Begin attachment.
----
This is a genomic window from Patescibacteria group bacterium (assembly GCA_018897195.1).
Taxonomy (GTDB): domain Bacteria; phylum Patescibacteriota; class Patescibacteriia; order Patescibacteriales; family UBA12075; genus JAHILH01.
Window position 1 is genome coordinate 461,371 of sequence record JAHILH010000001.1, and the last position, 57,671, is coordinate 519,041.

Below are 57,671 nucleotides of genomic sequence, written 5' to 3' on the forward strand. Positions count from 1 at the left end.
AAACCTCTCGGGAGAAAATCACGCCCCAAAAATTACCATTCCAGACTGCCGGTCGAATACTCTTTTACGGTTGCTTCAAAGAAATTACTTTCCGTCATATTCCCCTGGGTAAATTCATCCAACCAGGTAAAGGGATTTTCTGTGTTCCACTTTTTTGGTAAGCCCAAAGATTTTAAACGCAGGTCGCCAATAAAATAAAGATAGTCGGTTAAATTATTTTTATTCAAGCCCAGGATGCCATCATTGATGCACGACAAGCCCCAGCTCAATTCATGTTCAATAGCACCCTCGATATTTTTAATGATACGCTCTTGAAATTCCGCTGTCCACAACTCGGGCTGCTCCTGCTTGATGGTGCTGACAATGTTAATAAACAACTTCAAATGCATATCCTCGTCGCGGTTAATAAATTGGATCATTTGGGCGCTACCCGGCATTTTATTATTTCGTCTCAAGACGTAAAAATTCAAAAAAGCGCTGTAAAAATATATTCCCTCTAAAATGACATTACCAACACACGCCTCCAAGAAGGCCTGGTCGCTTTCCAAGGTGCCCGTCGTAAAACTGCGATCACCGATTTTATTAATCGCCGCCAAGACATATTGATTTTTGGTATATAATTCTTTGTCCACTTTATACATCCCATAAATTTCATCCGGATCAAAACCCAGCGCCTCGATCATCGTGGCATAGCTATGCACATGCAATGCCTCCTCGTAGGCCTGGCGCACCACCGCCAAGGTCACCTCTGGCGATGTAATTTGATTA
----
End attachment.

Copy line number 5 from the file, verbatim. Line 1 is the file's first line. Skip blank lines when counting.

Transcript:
AAACCTCTCGGGAGAAAATCACGCCCCAAAAATTACCATTCCAGACTGCCGGTCGAATACTCTTTTACGGTTGCTTCAAAGAAATTACTTTCCGTCATATTCCCCTGGGTAAATTCATCCAACCAGGTAAAGGGATTTTCTGTGTTCCACTTTTTTGGTAAGCCCAAAGATTTTAAACGCAGGTCGCCAATAAAATAAAGATAGTCGGTTAAATTATTTTTATTCAAGCCCAGGATGCCATCATTGATGCACGACAAGCCCCAGCTCAATTCATGTTCAATAGCACCCTCGATATTTTTAATGATACGCTCTTGAAATTCCGCTGTCCACAACTCGGGCTGCTCCTGCTTGATGGTGCTGACAATGTTAATAAACAACTTCAAATGCATATCCTCGTCGCGGTTAATAAATTGGATCATTTGGGCGCTACCCGGCATTTTATTATTTCGTCTCAAGACGTAAAAATTCAAAAAAGCGCTGTAAAAATATATTCCCTCTAAAATGACATTACCAACACACGCCTCCAAGAAGGCCTGGTCGCTTTCCAAGGTGCCCGTCGTAAAACTGCGATCACCGATTTTATTAATCGCCGCCAAGACATATTGATTTTTGGTATATAATTCTTTGTCCACTTTATACATCCCATAAATTTCATCCGGATCAAAACCCAGCGCCTCGATCATCGTGGCATAGCTATGCACATGCAATGCCTCCTCGTAGGCCTGGCGCACCACCGCCAAGGTCACCTCTGGCGATGTAATTTGATTA